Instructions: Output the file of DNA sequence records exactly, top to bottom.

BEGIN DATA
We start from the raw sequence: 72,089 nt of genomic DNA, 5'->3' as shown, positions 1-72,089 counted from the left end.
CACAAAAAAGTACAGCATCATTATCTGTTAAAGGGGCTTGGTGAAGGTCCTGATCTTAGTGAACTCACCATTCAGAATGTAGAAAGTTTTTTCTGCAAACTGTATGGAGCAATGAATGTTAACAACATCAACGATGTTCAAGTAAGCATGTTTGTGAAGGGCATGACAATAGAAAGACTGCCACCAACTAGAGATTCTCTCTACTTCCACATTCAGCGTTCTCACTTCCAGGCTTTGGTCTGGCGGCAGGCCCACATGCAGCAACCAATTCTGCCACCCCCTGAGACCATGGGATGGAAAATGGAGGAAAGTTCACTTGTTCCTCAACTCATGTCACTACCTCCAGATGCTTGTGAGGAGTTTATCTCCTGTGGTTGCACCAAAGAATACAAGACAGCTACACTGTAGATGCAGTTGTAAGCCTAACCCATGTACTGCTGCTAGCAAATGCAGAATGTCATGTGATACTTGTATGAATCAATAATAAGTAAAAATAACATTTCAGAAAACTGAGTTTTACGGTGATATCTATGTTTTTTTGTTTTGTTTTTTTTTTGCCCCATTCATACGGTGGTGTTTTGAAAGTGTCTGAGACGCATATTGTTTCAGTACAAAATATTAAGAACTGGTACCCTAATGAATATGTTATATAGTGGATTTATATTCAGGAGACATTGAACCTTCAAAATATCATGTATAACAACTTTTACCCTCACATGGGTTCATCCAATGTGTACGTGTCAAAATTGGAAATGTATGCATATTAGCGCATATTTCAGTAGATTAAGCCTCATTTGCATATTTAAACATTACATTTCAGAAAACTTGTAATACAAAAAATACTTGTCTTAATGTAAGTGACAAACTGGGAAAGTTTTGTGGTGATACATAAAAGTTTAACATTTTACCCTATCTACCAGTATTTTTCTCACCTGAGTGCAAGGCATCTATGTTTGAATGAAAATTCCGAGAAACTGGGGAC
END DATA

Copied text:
We start from the raw sequence: 72,089 nt of genomic DNA, 5'->3' as shown, positions 1-72,089 counted from the left end.
CACAAAAAAGTACAGCATCATTATCTGTTAAAGGGGCTTGGTGAAGGTCCTGATCTTAGTGAACTCACCATTCAGAATGTAGAAAGTTTTTTCTGCAAACTGTATGGAGCAATGAATGTTAACAACATCAACGATGTTCAAGTAAGCATGTTTGTGAAGGGCATGACAATAGAAAGACTGCCACCAACTAGAGATTCTCTCTACTTCCACATTCAGCGTTCTCACTTCCAGGCTTTGGTCTGGCGGCAGGCCCACATGCAGCAACCAATTCTGCCACCCCCTGAGACCATGGGATGGAAAATGGAGGAAAGTTCACTTGTTCCTCAACTCATGTCACTACCTCCAGATGCTTGTGAGGAGTTTATCTCCTGTGGTTGCACCAAAGAATACAAGACAGCTACACTGTAGATGCAGTTGTAAGCCTAACCCATGTACTGCTGCTAGCAAATGCAGAATGTCATGTGATACTTGTATGAATCAATAATAAGTAAAAATAACATTTCAGAAAACTGAGTTTTACGGTGATATCTATGTTTTTTTGTTTTGTTTTTTTTTTGCCCCATTCATACGGTGGTGTTTTGAAAGTGTCTGAGACGCATATTGTTTCAGTACAAAATATTAAGAACTGGTACCCTAATGAATATGTTATATAGTGGATTTATATTCAGGAGACATTGAACCTTCAAAATATCATGTATAACAACTTTTACCCTCACATGGGTTCATCCAATGTGTACGTGTCAAAATTGGAAATGTATGCATATTAGCGCATATTTCAGTAGATTAAGCCTCATTTGCATATTTAAACATTACATTTCAGAAAACTTGTAATACAAAAAATACTTGTCTTAATGTAAGTGACAAACTGGGAAAGTTTTGTGGTGATACATAAAAGTTTAACATTTTACCCTATCTACCAGTATTTTTCTCACCTGAGTGCAAGGCATCTATGTTTGAATGAAAATTCCGAGAAACTGGGGAC